Facade pattern: unified interface for software projects

When looking for suitable strategies to simplify complex software, one inevitably encounters the facade design pattern or simply facade pattern. Much like the decorator pattern or the composite pattern, it belongs to the category of structural patterns of the so-called GoF design patterns (the abbreviation ‘GoF’ stands for ‘Gang of Four’), which have had a decisive influence on software design since publication in 1994.

In this article, we’ll show you what the facade pattern is and how it helps developers equalise sub-systems.

What is the facade pattern

The facade design pattern is one of the 23 GoF design patterns, which were published in 1994 by authors Erich Gamma, Ralph Johnson, Richard Helm, and John Vlissides in ‘Design Patterns: Elements of Reusable Object-Oriented Software’ as guidance for software developers. In general, these patterns aim to simplify the creation of flexible, reusable software. The facade pattern defines a sample solution for the simple merging of different interfaces in complex systems. A universal facade class, which also functions as an interface, delegates important functionalities of the software to the respective sub-systems in order to make handling the various sub-components of a program as simple as possible.

What problems does the facade pattern address?

Clients that access a complex sub-system refer directly to a large number of objects with completely different interfaces or are dependent on these objects. This makes the implementation, adaptation, testing, and reuse of the clients particularly difficult for developers. This is where the facade design pattern can be useful.

The facade design pattern defines a central facade object that:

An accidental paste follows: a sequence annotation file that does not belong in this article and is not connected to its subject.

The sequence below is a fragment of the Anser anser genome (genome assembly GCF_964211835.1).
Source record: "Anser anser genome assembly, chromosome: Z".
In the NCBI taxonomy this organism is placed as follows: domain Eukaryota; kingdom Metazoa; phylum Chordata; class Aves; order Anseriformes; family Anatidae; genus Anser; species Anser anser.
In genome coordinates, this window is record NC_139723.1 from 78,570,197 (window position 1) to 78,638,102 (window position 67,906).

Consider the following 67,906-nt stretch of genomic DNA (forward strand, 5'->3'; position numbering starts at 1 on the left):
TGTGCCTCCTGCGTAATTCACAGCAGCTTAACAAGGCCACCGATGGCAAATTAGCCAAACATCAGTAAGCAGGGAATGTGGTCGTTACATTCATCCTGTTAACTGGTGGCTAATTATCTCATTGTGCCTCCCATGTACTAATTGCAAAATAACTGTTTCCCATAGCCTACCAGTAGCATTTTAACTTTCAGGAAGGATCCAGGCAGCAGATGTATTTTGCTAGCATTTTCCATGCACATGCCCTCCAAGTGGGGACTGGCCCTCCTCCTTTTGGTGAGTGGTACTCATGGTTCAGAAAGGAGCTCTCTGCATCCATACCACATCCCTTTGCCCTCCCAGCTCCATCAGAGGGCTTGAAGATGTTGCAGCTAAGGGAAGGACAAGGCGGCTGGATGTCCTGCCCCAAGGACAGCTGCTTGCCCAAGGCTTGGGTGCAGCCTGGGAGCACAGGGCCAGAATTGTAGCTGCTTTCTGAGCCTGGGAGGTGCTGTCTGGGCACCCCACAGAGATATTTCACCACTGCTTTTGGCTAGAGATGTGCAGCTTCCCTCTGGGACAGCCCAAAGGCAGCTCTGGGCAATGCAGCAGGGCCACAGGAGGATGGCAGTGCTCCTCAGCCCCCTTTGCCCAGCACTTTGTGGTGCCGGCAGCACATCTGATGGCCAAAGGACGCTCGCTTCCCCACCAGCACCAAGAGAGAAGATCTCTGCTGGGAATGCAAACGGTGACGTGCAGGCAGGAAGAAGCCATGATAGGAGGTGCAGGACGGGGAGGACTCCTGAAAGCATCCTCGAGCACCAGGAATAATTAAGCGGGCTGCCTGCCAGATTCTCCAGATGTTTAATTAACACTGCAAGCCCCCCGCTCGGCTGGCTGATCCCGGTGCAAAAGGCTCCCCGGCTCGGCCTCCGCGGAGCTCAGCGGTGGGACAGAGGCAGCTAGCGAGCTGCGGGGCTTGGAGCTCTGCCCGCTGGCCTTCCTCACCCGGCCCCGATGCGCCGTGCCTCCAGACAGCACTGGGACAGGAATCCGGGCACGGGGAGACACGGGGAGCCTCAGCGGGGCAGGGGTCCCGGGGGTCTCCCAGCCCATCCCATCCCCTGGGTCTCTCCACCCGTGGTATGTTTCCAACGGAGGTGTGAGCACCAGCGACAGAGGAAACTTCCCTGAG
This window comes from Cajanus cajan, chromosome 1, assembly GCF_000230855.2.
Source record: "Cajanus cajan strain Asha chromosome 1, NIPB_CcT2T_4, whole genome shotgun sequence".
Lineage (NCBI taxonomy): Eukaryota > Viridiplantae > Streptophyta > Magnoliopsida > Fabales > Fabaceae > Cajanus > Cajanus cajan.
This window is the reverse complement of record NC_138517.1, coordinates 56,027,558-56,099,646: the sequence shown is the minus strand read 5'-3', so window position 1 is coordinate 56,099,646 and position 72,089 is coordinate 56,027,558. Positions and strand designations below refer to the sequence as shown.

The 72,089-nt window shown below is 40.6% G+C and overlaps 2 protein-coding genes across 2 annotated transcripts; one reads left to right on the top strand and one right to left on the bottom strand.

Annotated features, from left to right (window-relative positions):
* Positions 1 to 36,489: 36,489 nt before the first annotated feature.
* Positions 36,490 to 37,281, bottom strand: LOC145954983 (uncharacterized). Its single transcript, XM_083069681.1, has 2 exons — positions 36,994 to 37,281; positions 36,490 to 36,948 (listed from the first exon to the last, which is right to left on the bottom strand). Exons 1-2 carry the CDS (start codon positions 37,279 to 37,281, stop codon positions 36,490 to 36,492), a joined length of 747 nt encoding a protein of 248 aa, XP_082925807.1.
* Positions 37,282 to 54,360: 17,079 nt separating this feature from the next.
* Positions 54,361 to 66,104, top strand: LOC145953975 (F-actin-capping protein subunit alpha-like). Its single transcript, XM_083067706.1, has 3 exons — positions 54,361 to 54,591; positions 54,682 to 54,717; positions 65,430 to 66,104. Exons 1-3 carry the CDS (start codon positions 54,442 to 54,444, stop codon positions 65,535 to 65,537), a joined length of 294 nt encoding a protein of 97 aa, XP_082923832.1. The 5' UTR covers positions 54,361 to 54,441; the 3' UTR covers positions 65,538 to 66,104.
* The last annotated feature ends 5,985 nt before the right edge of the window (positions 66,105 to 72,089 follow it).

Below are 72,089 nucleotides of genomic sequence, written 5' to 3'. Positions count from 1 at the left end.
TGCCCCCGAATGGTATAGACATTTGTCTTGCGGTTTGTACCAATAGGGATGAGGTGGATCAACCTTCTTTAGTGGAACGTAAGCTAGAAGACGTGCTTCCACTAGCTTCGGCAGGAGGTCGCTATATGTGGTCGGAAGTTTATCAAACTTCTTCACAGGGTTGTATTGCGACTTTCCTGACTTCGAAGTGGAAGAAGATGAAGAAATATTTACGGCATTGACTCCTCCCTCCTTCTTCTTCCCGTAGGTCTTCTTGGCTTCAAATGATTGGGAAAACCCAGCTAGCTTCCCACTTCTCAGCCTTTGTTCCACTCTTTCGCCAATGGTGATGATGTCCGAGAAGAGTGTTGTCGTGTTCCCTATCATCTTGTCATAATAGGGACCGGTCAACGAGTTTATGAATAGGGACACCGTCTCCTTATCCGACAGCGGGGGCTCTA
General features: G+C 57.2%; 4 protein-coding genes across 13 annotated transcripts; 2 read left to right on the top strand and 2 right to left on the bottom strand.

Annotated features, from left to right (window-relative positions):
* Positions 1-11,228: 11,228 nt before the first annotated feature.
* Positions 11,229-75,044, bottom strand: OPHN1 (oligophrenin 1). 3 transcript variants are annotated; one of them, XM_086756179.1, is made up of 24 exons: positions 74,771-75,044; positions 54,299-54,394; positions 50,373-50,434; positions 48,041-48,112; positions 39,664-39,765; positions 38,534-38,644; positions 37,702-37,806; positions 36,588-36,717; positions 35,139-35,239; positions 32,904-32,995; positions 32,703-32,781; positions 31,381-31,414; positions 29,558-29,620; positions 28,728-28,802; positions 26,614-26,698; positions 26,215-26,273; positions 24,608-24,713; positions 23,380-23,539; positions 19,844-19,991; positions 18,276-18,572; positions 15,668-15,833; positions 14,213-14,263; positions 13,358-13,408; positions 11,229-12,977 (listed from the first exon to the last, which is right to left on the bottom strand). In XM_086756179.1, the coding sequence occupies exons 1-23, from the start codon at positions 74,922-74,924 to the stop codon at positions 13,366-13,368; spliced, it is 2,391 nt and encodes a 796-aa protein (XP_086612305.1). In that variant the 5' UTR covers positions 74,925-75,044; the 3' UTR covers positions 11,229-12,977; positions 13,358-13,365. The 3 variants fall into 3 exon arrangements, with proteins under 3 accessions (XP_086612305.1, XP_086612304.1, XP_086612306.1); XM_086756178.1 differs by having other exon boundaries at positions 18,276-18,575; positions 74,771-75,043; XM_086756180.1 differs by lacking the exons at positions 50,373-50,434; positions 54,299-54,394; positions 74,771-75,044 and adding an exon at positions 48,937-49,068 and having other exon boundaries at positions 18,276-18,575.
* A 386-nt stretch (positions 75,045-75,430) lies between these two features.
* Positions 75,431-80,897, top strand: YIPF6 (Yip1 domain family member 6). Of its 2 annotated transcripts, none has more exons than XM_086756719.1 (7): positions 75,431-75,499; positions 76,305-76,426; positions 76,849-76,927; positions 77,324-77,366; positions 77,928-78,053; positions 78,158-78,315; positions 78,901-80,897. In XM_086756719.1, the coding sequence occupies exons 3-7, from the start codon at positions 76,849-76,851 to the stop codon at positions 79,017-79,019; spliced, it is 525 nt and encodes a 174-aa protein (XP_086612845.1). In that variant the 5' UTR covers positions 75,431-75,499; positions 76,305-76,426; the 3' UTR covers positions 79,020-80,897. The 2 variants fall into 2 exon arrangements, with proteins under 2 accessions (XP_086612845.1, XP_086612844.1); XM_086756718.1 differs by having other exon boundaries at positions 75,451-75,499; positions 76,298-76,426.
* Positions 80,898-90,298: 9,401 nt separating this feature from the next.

• implements a universal interface for the various interfaces of the sub-system(s).
  • and (if necessary) can perform additional functions before or after forwarding a client request.

As an intermediary, the facade object ensures that access and communication with the individual components of a subsystem are simplified and direct dependence on these components is minimised. It delegates the client calls so clients don’t need to know the classes or their relationships and dependencies.

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Facade pattern: UML class diagram of the design pattern

The facade or the facade class is the decisive structuring unit of the facade pattern. In other words, its implementation and preparation is the fundamental task for developers looking to simplify their complex software by using this handy design pattern. Once implemented, the client objects communicate with the facade class, which in this new system is the only instance on which the clients are directly dependent.

The following UML diagram illustrates the interaction of clients, facade, and sub-system classes according to the facade pattern.

Facade pattern: advantages and disadvantages

The advantages of the facade design pattern are obvious: The facade ‘hides’ the underlying software sub-systems and thereby reduces the complexity of these systems. In addition, the approach promotes the principle of loose coupling. Due to the low degree of interdependence of the individual components, changes (modifications, maintenance) are convenient and possible at any time. Because of loose coupling a sub-system is easier to expand.

Note

If clients are dependent on direct access to certain classes of the sub-system, this can also be granted in the facade pattern model. In this case, only the visibility of the sub-system needs to be programmed so that a client can bypass the facade if necessary.